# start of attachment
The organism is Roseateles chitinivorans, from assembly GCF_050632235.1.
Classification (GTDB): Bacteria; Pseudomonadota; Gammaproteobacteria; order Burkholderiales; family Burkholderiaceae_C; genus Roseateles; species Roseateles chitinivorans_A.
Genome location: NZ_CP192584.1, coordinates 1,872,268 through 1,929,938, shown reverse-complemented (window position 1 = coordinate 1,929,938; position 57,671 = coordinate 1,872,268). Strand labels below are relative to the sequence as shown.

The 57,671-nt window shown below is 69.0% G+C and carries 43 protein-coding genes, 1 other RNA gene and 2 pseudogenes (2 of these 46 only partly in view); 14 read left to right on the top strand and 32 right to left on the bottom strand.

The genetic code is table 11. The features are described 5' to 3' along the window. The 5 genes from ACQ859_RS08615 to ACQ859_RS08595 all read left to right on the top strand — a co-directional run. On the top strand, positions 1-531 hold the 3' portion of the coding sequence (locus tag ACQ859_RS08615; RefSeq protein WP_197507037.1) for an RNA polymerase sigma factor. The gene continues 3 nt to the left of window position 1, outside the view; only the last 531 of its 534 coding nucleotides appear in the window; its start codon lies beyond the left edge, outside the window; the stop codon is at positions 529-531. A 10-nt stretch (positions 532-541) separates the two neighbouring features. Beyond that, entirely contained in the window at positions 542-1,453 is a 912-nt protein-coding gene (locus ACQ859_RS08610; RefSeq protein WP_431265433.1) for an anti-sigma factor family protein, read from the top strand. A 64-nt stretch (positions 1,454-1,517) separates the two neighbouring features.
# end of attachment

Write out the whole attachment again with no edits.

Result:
The organism is Roseateles chitinivorans, from assembly GCF_050632235.1.
Classification (GTDB): Bacteria; Pseudomonadota; Gammaproteobacteria; order Burkholderiales; family Burkholderiaceae_C; genus Roseateles; species Roseateles chitinivorans_A.
Genome location: NZ_CP192584.1, coordinates 1,872,268 through 1,929,938, shown reverse-complemented (window position 1 = coordinate 1,929,938; position 57,671 = coordinate 1,872,268). Strand labels below are relative to the sequence as shown.

The 57,671-nt window shown below is 69.0% G+C and carries 43 protein-coding genes, 1 other RNA gene and 2 pseudogenes (2 of these 46 only partly in view); 14 read left to right on the top strand and 32 right to left on the bottom strand.

The genetic code is table 11. The features are described 5' to 3' along the window. The 5 genes from ACQ859_RS08615 to ACQ859_RS08595 all read left to right on the top strand — a co-directional run. On the top strand, positions 1-531 hold the 3' portion of the coding sequence (locus tag ACQ859_RS08615; RefSeq protein WP_197507037.1) for an RNA polymerase sigma factor. The gene continues 3 nt to the left of window position 1, outside the view; only the last 531 of its 534 coding nucleotides appear in the window; its start codon lies beyond the left edge, outside the window; the stop codon is at positions 529-531. A 10-nt stretch (positions 532-541) separates the two neighbouring features. Beyond that, entirely contained in the window at positions 542-1,453 is a 912-nt protein-coding gene (locus ACQ859_RS08610; RefSeq protein WP_431265433.1) for an anti-sigma factor family protein, read from the top strand. A 64-nt stretch (positions 1,454-1,517) separates the two neighbouring features.